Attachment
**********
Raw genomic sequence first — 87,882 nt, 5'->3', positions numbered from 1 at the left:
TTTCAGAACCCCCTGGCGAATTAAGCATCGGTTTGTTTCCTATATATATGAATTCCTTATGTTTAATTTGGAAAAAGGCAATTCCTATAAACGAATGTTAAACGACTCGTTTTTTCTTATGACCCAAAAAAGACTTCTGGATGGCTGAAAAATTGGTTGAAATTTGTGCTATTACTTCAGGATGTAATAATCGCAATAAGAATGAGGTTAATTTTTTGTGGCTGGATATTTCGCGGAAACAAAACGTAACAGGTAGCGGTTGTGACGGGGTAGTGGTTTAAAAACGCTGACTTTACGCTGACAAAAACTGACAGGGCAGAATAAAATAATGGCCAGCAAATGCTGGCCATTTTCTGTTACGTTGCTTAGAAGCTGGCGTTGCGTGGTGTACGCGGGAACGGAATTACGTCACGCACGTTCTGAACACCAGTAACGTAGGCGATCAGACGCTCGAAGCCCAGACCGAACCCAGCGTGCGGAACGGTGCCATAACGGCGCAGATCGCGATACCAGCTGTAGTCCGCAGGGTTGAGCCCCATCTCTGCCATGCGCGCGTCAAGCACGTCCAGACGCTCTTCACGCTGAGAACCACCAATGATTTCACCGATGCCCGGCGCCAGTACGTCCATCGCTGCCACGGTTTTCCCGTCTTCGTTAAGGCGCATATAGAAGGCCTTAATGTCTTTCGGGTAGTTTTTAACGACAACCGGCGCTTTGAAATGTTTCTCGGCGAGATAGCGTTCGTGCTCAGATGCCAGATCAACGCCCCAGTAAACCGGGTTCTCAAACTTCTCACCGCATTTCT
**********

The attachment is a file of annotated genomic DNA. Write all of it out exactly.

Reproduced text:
Raw genomic sequence first — 87,882 nt, 5'->3', positions numbered from 1 at the left:
TTTCAGAACCCCCTGGCGAATTAAGCATCGGTTTGTTTCCTATATATATGAATTCCTTATGTTTAATTTGGAAAAAGGCAATTCCTATAAACGAATGTTAAACGACTCGTTTTTTCTTATGACCCAAAAAAGACTTCTGGATGGCTGAAAAATTGGTTGAAATTTGTGCTATTACTTCAGGATGTAATAATCGCAATAAGAATGAGGTTAATTTTTTGTGGCTGGATATTTCGCGGAAACAAAACGTAACAGGTAGCGGTTGTGACGGGGTAGTGGTTTAAAAACGCTGACTTTACGCTGACAAAAACTGACAGGGCAGAATAAAATAATGGCCAGCAAATGCTGGCCATTTTCTGTTACGTTGCTTAGAAGCTGGCGTTGCGTGGTGTACGCGGGAACGGAATTACGTCACGCACGTTCTGAACACCAGTAACGTAGGCGATCAGACGCTCGAAGCCCAGACCGAACCCAGCGTGCGGAACGGTGCCATAACGGCGCAGATCGCGATACCAGCTGTAGTCCGCAGGGTTGAGCCCCATCTCTGCCATGCGCGCGTCAAGCACGTCCAGACGCTCTTCACGCTGAGAACCACCAATGATTTCACCGATGCCCGGCGCCAGTACGTCCATCGCTGCCACGGTTTTCCCGTCTTCGTTAAGGCGCATATAGAAGGCCTTAATGTCTTTCGGGTAGTTTTTAACGACAACCGGCGCTTTGAAATGTTTCTCGGCGAGATAGCGTTCGTGCTCAGATGCCAGATCAACGCCCCAGTAAACCGGGTTCTCAAACTTCTCACCGCATTTCT